AND BOATS AND CARRIACOU
By Kevin Haley
Dawn's great symphony commences. Darkness is
first erased by the sounds of a child. Then island lambs, as if on key, join
in, bawling their relentless demands. Soon vagabond goats join the harmony. Now
my other eye is open. Cool melodies drift through the soon-to-be steaming
jungle and up the hill. The Caribbean sun is a fine director, a tropical alarm
clock in the sand.
Not to be outdone, human
voices now applaud life, the greetings of neighbors take center stage, escorted
through the soft daylight by the lovely laughter of West Indians.
Simultaneously the barkings of dogs, the heralding of roosters and the brays of
a lone donkey chime in, completing the choral.
Carriacou, the sparkling Caribbean gives way to a ramshackle pier humming with
people. Noon in Hillsborough is the closest we will get to any hustle and
bustle. It's one of the few occasions when the island casts a flirtatious eye
at the new visitors, shows a little ankle and adjusts her best parasol,
feigning oblivious sighs. Quickly the catamaran unloads its cargo, reloads and
sets its sights for the tiny island of Petit Martinique and the staggering
views of the Grenadines to the north.
Earlier that morning
while slipping quietly up the west coast of the island of Grenada past Halifax
Harbor and St. Mark's Bay we remember the noisy ragga buses of St. Georges, the
rain forests and Mona Monkeys of Grand Etang National Park, and the heat of
Sauteurs and exquisite Bathway Beach. While Grenada is a bit of a glad-hander,
all dressed up for the tourist dollar, Carriacou greets you in old clothes.
It's the real deal, a spice island holding a wealth of treasures along almost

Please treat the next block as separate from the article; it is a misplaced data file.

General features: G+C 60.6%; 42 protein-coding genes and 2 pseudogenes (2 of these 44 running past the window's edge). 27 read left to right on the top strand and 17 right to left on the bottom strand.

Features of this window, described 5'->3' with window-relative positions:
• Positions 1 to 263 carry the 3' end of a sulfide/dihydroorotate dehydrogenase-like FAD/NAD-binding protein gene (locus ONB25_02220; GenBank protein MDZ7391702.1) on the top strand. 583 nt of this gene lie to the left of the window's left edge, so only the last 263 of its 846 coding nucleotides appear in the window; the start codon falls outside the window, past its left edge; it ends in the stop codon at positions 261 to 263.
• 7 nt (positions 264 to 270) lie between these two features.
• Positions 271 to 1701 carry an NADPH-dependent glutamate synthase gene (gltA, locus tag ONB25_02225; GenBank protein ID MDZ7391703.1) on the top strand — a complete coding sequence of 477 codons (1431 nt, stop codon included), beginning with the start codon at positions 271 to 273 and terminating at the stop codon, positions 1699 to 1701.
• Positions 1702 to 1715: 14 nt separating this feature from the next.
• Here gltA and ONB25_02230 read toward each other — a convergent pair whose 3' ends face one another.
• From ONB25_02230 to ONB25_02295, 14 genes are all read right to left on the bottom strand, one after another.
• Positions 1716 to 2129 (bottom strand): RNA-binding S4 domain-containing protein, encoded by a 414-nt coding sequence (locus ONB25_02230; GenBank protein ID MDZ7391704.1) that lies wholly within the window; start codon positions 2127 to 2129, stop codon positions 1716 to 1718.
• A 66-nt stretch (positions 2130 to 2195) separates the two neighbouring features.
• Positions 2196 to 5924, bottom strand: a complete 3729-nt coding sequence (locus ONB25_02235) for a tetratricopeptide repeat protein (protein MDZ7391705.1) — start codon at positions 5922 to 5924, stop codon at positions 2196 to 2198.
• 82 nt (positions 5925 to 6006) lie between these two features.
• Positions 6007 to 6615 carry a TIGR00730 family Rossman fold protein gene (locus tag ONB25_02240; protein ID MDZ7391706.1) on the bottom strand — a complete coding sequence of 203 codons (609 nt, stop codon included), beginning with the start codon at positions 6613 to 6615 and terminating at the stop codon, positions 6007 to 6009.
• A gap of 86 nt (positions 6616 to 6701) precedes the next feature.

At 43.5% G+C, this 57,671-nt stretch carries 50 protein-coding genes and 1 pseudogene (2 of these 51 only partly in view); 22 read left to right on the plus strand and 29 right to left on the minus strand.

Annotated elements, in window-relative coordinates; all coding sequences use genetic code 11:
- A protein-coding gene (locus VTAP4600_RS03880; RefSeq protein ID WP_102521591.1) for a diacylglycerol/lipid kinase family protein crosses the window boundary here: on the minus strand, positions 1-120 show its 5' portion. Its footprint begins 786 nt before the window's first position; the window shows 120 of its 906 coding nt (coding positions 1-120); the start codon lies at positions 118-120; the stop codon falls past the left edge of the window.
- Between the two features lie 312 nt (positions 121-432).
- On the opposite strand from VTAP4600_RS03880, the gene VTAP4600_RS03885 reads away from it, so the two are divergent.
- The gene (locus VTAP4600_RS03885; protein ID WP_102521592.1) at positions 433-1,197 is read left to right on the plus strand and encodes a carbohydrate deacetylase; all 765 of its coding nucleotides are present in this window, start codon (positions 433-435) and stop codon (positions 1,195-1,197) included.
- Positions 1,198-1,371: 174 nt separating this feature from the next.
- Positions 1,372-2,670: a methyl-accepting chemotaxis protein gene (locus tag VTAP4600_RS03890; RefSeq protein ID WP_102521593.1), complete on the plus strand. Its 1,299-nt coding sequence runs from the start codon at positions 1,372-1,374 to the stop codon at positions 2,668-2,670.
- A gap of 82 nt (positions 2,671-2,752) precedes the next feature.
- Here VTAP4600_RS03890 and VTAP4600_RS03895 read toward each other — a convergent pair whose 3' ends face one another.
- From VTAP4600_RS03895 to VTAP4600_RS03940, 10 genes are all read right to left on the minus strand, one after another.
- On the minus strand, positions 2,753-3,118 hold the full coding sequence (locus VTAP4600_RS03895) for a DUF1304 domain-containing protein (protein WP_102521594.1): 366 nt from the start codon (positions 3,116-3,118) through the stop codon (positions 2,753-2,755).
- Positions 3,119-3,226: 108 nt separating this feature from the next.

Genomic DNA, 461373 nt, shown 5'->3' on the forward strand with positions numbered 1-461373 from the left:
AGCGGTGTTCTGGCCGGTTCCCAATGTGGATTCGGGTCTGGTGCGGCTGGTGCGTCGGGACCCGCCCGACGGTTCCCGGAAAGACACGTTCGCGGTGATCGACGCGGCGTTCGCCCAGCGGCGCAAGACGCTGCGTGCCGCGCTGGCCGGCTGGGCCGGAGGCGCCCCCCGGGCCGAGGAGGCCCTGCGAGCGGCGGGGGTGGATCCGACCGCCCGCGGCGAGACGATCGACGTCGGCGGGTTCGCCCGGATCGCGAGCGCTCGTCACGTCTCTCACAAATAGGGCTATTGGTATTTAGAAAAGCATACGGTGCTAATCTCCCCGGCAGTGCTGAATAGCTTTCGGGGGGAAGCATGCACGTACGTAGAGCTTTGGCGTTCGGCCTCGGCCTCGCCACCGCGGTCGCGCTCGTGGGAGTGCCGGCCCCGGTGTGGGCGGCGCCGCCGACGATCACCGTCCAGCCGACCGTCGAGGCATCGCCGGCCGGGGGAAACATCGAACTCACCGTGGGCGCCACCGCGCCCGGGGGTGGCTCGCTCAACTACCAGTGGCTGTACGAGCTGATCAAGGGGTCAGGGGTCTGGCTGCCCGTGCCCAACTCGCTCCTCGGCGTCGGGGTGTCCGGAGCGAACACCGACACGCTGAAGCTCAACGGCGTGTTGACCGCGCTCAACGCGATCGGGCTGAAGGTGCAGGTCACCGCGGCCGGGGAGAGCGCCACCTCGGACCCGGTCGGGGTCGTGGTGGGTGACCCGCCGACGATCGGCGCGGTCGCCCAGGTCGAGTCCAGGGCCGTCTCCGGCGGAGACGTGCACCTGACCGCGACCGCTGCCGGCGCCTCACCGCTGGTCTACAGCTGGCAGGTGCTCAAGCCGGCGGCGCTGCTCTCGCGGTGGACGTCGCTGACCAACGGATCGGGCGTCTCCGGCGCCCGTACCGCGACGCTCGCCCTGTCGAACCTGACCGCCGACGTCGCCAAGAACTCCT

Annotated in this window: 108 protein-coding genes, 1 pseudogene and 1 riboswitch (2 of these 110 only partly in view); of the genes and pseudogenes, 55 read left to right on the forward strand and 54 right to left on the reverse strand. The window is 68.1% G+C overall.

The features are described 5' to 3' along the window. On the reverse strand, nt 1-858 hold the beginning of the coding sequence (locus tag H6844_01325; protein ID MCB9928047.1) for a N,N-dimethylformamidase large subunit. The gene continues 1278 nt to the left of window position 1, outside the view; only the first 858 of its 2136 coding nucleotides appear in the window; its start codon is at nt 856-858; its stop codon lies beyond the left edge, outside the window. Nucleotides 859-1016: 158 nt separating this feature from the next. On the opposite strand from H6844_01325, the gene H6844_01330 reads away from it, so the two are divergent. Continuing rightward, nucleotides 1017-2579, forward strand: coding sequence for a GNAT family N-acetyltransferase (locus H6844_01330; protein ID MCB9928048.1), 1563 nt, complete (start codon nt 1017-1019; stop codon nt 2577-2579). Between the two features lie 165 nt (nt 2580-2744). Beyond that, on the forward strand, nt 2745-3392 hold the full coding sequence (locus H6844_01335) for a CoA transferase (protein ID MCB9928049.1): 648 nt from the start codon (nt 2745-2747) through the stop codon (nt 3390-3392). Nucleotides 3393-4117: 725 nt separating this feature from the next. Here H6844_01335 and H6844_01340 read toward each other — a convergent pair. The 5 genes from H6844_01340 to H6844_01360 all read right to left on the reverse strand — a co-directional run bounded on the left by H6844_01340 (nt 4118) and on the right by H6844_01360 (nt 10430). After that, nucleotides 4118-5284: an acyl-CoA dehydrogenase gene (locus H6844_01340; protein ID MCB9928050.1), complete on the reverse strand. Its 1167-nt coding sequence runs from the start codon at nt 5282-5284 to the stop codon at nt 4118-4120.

deserted beaches, charming towns and shaded pathways into elfin woodlands and
the green, hilly jungle.
But the greatest prize to be found here are the
residents. People on Carriacou see the visitor as having had the good taste to
have found the place. "All right then." Despite the sleepy scene there are
plenty of good restaurants and some comfortable lodging choices to be found.
One can rub elbows with a barbarous barracuda while snorkeling off
Sandy Island during the day and dine on his brother at Paradise Beach that
Perhaps it is the callaloo soup
(a delicious concoction made from callaloo greens, garlic and coconut milk) or
the high octane jack iron rum, (affectionately called unda-de-counta*), but its tough to keep from drifting off
the ground. Working up an appetite is a labor of love here. Try a roti at the
Sea Wave, a Creole dish at the Callaloo Restaurant or take in the Jack-a-Dan
gossip at Grandma's Bakery. No hurry... No worry.
One rainy afternoon
in Hillsborough, while trolling down a backstreet we heard the distinct slaps
and slams of dominoes hitting a wooden table at Harrison's rum shop, run by the
island's kind-eyed, bearded schoolteacher. Walking up the rickety clapboard
steps we were greeted with nothing but smiles. A fisherman's heaven, the breezy
bar presented us with a friendly respite from the rain. Peppered with bottles
of cold Carib, an outstanding beer brewed on Grenada, the afternoon simmered on
stilts. A graduate school in the sport of dominoes was now being conducted by
about a dozen West Indian masters, all shouting life and death advice to the